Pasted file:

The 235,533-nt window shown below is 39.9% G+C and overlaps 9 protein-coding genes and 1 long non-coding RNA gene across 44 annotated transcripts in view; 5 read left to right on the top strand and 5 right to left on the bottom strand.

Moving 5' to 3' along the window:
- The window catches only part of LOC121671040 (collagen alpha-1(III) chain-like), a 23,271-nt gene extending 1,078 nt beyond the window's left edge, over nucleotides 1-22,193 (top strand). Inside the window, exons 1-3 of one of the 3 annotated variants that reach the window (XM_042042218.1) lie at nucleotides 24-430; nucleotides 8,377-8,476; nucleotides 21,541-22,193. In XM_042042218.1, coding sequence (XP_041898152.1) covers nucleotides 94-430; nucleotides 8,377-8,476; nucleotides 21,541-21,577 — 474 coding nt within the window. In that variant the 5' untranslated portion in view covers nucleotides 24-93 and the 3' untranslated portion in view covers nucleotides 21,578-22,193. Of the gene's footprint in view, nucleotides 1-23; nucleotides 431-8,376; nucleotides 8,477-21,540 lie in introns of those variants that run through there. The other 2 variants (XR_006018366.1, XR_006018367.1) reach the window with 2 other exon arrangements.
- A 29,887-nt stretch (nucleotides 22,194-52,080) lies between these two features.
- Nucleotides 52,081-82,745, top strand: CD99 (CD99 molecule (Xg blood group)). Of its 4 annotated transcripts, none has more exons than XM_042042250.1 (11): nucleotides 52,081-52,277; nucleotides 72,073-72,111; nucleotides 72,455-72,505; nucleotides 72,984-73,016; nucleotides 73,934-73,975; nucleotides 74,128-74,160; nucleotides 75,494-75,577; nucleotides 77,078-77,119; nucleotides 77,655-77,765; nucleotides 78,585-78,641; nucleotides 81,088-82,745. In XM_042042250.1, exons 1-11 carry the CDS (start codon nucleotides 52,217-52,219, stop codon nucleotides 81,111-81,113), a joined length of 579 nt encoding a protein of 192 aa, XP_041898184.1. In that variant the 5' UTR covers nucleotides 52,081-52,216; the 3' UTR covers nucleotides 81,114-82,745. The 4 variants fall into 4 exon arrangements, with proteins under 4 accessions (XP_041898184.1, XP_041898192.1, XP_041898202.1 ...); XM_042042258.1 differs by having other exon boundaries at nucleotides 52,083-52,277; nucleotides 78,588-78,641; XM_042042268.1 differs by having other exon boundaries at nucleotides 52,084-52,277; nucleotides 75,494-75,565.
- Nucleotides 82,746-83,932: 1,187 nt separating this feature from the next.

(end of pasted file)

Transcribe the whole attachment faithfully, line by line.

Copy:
The 235,533-nt window shown below is 39.9% G+C and overlaps 9 protein-coding genes and 1 long non-coding RNA gene across 44 annotated transcripts in view; 5 read left to right on the top strand and 5 right to left on the bottom strand.

Moving 5' to 3' along the window:
- The window catches only part of LOC121671040 (collagen alpha-1(III) chain-like), a 23,271-nt gene extending 1,078 nt beyond the window's left edge, over nucleotides 1-22,193 (top strand). Inside the window, exons 1-3 of one of the 3 annotated variants that reach the window (XM_042042218.1) lie at nucleotides 24-430; nucleotides 8,377-8,476; nucleotides 21,541-22,193. In XM_042042218.1, coding sequence (XP_041898152.1) covers nucleotides 94-430; nucleotides 8,377-8,476; nucleotides 21,541-21,577 — 474 coding nt within the window. In that variant the 5' untranslated portion in view covers nucleotides 24-93 and the 3' untranslated portion in view covers nucleotides 21,578-22,193. Of the gene's footprint in view, nucleotides 1-23; nucleotides 431-8,376; nucleotides 8,477-21,540 lie in introns of those variants that run through there. The other 2 variants (XR_006018366.1, XR_006018367.1) reach the window with 2 other exon arrangements.
- A 29,887-nt stretch (nucleotides 22,194-52,080) lies between these two features.
- Nucleotides 52,081-82,745, top strand: CD99 (CD99 molecule (Xg blood group)). Of its 4 annotated transcripts, none has more exons than XM_042042250.1 (11): nucleotides 52,081-52,277; nucleotides 72,073-72,111; nucleotides 72,455-72,505; nucleotides 72,984-73,016; nucleotides 73,934-73,975; nucleotides 74,128-74,160; nucleotides 75,494-75,577; nucleotides 77,078-77,119; nucleotides 77,655-77,765; nucleotides 78,585-78,641; nucleotides 81,088-82,745. In XM_042042250.1, exons 1-11 carry the CDS (start codon nucleotides 52,217-52,219, stop codon nucleotides 81,111-81,113), a joined length of 579 nt encoding a protein of 192 aa, XP_041898184.1. In that variant the 5' UTR covers nucleotides 52,081-52,216; the 3' UTR covers nucleotides 81,114-82,745. The 4 variants fall into 4 exon arrangements, with proteins under 4 accessions (XP_041898184.1, XP_041898192.1, XP_041898202.1 ...); XM_042042258.1 differs by having other exon boundaries at nucleotides 52,083-52,277; nucleotides 78,588-78,641; XM_042042268.1 differs by having other exon boundaries at nucleotides 52,084-52,277; nucleotides 75,494-75,565.
- Nucleotides 82,746-83,932: 1,187 nt separating this feature from the next.